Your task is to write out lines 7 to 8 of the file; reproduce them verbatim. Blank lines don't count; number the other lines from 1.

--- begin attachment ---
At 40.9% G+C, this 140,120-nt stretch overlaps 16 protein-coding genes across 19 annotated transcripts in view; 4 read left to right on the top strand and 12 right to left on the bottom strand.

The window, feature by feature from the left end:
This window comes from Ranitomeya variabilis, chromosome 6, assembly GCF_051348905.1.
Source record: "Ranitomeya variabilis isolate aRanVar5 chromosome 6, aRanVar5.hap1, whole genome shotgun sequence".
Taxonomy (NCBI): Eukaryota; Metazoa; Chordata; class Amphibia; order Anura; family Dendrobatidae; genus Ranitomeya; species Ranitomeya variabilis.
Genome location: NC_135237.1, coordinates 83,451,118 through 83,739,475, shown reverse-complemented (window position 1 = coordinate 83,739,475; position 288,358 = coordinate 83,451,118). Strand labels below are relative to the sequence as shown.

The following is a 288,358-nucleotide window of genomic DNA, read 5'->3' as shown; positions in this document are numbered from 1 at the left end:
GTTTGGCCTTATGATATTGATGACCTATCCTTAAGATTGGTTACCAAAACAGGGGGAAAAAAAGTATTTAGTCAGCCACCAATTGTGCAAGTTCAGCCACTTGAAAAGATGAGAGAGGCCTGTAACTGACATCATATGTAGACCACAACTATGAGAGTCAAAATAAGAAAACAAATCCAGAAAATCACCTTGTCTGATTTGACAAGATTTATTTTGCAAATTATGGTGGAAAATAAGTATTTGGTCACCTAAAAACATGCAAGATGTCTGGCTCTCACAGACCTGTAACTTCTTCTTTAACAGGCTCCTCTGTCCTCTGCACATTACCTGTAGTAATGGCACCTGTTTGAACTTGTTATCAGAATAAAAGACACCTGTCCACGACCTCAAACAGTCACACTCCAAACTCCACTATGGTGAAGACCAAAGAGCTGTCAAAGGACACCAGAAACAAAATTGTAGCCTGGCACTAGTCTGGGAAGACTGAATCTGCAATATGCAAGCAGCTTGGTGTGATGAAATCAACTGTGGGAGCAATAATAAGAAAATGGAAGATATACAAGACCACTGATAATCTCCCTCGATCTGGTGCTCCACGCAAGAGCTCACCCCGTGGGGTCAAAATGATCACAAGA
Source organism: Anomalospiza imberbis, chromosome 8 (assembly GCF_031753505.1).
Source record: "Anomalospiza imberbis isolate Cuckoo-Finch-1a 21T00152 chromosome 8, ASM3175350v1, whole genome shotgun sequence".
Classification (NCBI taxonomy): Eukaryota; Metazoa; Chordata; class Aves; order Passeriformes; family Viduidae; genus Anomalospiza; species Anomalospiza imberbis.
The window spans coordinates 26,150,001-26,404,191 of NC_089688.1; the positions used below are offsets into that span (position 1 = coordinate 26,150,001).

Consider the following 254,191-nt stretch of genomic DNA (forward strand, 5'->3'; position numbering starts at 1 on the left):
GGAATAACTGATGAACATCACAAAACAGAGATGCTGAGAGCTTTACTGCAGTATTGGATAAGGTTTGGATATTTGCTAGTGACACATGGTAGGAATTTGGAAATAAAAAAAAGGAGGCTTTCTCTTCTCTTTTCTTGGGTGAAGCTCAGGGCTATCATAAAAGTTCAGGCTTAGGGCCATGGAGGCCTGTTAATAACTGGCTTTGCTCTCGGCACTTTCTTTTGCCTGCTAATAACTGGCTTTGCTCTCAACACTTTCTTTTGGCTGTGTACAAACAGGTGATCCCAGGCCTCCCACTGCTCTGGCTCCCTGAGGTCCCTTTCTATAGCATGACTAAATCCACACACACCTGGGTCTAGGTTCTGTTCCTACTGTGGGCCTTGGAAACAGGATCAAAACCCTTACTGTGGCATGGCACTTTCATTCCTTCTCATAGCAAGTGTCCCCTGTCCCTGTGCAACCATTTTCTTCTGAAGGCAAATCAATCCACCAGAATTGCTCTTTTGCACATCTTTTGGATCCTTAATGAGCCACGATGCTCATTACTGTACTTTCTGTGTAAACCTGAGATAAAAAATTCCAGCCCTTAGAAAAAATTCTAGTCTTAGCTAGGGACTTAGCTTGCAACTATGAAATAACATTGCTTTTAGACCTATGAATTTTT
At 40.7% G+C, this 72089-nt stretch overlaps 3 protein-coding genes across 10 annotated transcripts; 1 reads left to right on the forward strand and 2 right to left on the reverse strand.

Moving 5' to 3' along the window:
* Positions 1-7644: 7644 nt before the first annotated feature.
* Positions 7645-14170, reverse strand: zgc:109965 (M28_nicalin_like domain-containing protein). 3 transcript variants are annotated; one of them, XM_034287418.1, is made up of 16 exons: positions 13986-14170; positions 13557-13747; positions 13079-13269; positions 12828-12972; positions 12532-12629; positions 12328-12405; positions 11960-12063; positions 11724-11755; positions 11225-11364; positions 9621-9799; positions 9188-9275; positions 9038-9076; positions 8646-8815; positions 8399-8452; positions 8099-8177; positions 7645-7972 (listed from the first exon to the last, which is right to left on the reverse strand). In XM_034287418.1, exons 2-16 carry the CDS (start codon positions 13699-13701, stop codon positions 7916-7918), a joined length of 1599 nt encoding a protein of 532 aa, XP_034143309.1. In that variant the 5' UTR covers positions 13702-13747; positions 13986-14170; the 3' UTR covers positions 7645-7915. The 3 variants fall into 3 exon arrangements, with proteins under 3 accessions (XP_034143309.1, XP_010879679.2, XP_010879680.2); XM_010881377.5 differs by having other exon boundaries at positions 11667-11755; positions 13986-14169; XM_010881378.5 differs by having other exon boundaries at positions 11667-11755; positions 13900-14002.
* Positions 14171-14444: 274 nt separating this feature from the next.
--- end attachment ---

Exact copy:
The following is a 288,358-nucleotide window of genomic DNA, read 5'->3' as shown; positions in this document are numbered from 1 at the left end:
GTTTGGCCTTATGATATTGATGACCTATCCTTAAGATTGGTTACCAAAACAGGGGGAAAAAAAGTATTTAGTCAGCCACCAATTGTGCAAGTTCAGCCACTTGAAAAGATGAGAGAGGCCTGTAACTGACATCATATGTAGACCACAACTATGAGAGTCAAAATAAGAAAACAAATCCAGAAAATCACCTTGTCTGATTTGACAAGATTTATTTTGCAAATTATGGTGGAAAATAAGTATTTGGTCACCTAAAAACATGCAAGATGTCTGGCTCTCACAGACCTGTAACTTCTTCTTTAACAGGCTCCTCTGTCCTCTGCACATTACCTGTAGTAATGGCACCTGTTTGAACTTGTTATCAGAATAAAAGACACCTGTCCACGACCTCAAACAGTCACACTCCAAACTCCACTATGGTGAAGACCAAAGAGCTGTCAAAGGACACCAGAAACAAAATTGTAGCCTGGCACTAGTCTGGGAAGACTGAATCTGCAATATGCAAGCAGCTTGGTGTGATGAAATCAACTGTGGGAGCAATAATAAGAAAATGGAAGATATACAAGACCACTGATAATCTCCCTCGATCTGGTGCTCCACGCAAGAGCTCACCCCGTGGGGTCAAAATGATCACAAGA